Look Inside Of The Palestinian Tunnels Israel Is Bombing (Videos)

What are these tunnels run under Israel  – the supposed reason for invading Gaza?  One kibbutz (communal settlement) kept hearing scratching only to find that a tunnel from Gaza opening up right at its doorstep.  The tunnels bring people, weapons and goods into and out of the 139-square-mile slice of land blocked by Israel and Egypt. Some of the tunnels are so large, a person could and does drive a car through them.

The terrorist insurgents and Israel’s political blockades have brought interstate transportation nearly to a halt.  Given no other alternative, Gaza developed an intricate web of tunnels beginning in the 1980’s.

In this current incursion, Israel says it has discovered 46 entrances to 14 different tunnels.

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These tunnels are well reinforced by concrete, so naturally the Palestinians have a high demand for concrete and cement. In an effort to restrict tunnel-building, Israel has severely limited the import of these two items to “all but international organizations.” Of course this hinders the building industry, thus hampering the economy of Gaza.

Israel insists that demolishing the tunnels, some as deep as 118 feet, with excavators and air strikes, is the primary reason for its ground operation.

The IDF reported three cross-border incidents on Saturday. The most serious involved 12 Palestinian militants disguised in Israeli uniforms who emerged from a tunnel in Israel to fire an anti-tank missile at Israeli troops, killing two and injuring several others.

Gilad Erdan right-wing minister of communications visited wounded soldiers in the hospital and said,

“Israel must not agree to any proposal for a cease-fire until the tunnels are eliminated.”

Egyptian administrations have tolerated the tunnels that run into their country from Gaza until recently. These tunnels are a pipeline to water, food, fuel and other products necessary to Gaza’s survival,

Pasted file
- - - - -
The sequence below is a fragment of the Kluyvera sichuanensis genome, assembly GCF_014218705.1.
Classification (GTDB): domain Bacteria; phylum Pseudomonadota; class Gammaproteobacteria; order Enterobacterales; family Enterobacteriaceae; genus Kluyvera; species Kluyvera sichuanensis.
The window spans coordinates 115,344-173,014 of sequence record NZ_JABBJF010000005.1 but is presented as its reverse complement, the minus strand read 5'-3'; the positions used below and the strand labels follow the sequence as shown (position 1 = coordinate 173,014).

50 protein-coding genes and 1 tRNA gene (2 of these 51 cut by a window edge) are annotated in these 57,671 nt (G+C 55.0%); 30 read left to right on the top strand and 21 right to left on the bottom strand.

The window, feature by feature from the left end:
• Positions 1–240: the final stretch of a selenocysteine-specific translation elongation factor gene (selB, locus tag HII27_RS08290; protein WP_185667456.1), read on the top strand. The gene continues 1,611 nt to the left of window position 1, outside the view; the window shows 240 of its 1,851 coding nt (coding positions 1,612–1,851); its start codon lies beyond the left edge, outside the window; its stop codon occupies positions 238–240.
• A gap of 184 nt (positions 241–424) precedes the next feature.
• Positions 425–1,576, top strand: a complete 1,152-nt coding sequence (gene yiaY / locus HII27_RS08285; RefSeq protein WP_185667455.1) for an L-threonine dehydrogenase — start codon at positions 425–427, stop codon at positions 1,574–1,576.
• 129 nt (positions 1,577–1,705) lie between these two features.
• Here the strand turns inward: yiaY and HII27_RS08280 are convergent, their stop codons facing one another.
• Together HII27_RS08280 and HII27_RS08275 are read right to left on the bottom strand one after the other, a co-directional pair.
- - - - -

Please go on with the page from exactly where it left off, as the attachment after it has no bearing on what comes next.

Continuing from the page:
Hundreds of millions of dollars worth of smuggled goods crossed the border this way at the peak of the tunnels’ operations.

Unfortunately weapons also flow beneath the surface making the tunnels militarily significant. Palestinian Islamist groups, including Hamas, have smuggled “materials to build rockets that the groups have launched against Israeli cities.” The militants also use the tunnels to launch attacks,

…including a 2006 raid that resulted in the capture of the Israeli soldier Gilad Shalit, whose five-year captivity ended with a high-profile prisoner swap.

Egypt began clamping down on Palestinian tunnels after Mohammed al-Morsi was overthrown last year. Morsi had been supported by a relative of Gaza’s Hamas, the Muslim Brotherhood. The current Egyptian president in power, Abdel al-Sisi, sees closing the tunnels as part of its strategy to “put down Islamist group.”

One method the Israeli use to decimate the tunnels is flooding. The Egyptian administration ordered the tunnels to be flooded in 2007 when

Egypt’s then-president Mubarak was cracking down on tunnels in an effort to broker a broader peace deal between Israel and Palestinian groups.

Now the Palestinian Islamists have no confidence in the current Egyptian government to “play the peace broker role” between Gaza and Israel. The international community has issued “warnings and requests for restraint during this campaign.” But without a viable mediator few are confident of the conflict ending well for the Palestinians.

The Arab League and the U.S. joined Abbas backing Egypt’s proposal of “limiting Hamas and other armed groups’ buildup in the Gaza Strip,” Shlomo Brom, director of the program on Israeli-Palestinian relations at Tel Aviv University’s Institute for National Security Studies said that,

“But the fact of the matter is that Israel has decided that its strategy is not a strategy of resolution of the conflict, but it is a strategy of managing the conflict.”